Research has shown that one of the most powerful human motivators is fear, and one of the most difficult psychological challenges to overcome is irrational fear, especially fear that has taken root in the mind at an early age. Religious proselytizers know this, and this is why they are so insistent upon childhood indoctrination. Children are vulnerable to lifelong damage from the powerful emotional appeal of fear and guilt-based religious proselytizing.  They cannot "unthink" terrible thoughts which have been planted in their minds early. They cannot "unfeel" the horror and the fear that is elicited in their psyches through early Bible instruction.

Religious eschatology - and the terrifying images it evokes - is nothing less than psychological abuse of children. Yet, not only are parents permitted to subject their own children to these horrors, but religious groups are being permitted to sneak their fundamentalist religious indoctrination into public and private schools where they can prey on other peoples' children as well. In fact, gaining access to the children of parents who would not voluntarily subject their children to this violent, misanthropic and destructive theology is precisely the purpose of the Good News Club.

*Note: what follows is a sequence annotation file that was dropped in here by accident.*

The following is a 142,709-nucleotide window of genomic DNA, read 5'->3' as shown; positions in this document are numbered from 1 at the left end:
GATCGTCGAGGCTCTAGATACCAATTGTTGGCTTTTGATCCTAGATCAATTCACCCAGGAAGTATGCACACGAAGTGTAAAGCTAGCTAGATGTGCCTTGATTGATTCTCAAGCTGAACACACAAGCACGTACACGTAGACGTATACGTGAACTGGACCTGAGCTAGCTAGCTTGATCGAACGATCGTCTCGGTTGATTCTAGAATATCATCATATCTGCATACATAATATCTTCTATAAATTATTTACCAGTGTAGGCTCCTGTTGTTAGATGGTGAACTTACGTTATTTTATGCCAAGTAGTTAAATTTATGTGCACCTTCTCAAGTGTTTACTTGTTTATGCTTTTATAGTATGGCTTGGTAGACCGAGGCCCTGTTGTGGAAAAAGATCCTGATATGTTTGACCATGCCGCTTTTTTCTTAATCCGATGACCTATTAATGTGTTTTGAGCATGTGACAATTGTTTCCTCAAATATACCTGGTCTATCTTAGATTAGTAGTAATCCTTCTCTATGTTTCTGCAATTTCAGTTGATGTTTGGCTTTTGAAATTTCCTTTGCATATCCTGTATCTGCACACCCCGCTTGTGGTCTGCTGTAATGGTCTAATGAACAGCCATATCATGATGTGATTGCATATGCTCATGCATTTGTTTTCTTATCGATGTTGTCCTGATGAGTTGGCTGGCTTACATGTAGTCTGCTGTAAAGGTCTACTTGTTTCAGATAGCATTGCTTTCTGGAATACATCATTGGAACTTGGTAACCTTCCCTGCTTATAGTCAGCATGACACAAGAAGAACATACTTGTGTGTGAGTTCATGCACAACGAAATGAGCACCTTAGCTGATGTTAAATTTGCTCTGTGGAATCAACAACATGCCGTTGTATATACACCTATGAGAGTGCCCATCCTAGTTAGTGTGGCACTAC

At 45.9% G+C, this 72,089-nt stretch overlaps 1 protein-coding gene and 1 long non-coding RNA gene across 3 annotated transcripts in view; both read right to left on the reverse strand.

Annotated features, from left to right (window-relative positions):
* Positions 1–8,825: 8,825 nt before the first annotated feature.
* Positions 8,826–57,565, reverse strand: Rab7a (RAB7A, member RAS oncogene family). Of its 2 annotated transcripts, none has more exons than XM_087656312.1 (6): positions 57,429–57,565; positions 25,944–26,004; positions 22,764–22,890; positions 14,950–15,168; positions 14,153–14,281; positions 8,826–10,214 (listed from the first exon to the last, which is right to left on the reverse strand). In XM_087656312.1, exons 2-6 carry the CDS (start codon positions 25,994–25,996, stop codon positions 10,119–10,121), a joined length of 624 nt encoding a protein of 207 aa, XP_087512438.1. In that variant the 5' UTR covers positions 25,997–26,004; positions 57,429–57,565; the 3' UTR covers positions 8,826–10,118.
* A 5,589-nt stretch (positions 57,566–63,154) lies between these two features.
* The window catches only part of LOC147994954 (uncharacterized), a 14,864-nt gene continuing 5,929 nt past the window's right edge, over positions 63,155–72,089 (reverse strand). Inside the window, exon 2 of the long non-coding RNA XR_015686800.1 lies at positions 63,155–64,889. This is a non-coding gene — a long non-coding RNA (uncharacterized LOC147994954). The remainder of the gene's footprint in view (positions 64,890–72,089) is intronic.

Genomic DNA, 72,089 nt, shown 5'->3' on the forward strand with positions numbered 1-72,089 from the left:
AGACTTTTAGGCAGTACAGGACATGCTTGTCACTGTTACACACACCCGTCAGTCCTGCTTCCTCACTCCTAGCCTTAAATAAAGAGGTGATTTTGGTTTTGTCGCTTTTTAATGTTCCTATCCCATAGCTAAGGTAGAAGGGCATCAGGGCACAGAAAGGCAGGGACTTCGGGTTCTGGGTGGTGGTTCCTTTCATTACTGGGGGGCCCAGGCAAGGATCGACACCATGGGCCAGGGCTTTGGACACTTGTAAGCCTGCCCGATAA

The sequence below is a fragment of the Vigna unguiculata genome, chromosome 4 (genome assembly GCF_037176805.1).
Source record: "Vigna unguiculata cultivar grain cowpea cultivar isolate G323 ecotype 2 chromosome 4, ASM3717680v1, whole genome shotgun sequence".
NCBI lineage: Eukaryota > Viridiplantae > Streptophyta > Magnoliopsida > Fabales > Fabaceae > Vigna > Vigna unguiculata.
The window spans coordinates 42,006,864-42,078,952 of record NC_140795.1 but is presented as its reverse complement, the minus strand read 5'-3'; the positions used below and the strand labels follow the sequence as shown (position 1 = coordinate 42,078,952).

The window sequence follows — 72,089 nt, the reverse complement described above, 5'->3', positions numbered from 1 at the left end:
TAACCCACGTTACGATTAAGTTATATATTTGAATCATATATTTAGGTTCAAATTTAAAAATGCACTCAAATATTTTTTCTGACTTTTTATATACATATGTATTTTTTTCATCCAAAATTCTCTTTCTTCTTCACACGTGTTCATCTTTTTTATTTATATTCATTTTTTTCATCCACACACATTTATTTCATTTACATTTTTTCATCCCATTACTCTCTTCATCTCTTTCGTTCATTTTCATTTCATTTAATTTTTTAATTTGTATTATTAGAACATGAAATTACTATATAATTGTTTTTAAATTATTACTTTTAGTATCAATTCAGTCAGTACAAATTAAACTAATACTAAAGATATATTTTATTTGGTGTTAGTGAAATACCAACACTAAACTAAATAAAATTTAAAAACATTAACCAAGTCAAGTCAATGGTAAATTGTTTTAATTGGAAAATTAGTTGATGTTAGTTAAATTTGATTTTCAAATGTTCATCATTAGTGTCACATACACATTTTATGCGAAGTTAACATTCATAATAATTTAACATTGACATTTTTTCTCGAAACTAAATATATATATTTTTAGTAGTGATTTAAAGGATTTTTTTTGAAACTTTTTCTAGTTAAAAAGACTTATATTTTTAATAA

What we don't want to know
may seriously harm the USA.
The CEF is an explicitly evangelical, explicitly fundamentalist, explicitly and unapologetically dominionist Christian group and by continuing to be willfully blind to their purpose, parents are participating in the indoctrination of their children into extremist religion, whether they want to admit it to themselves or not. It is vital that more people speak out about this strategy of the religious right. They have already insinuated themselves into thousands of public schools in the USA and around the world, and they do not intend to stop until they have converted every child.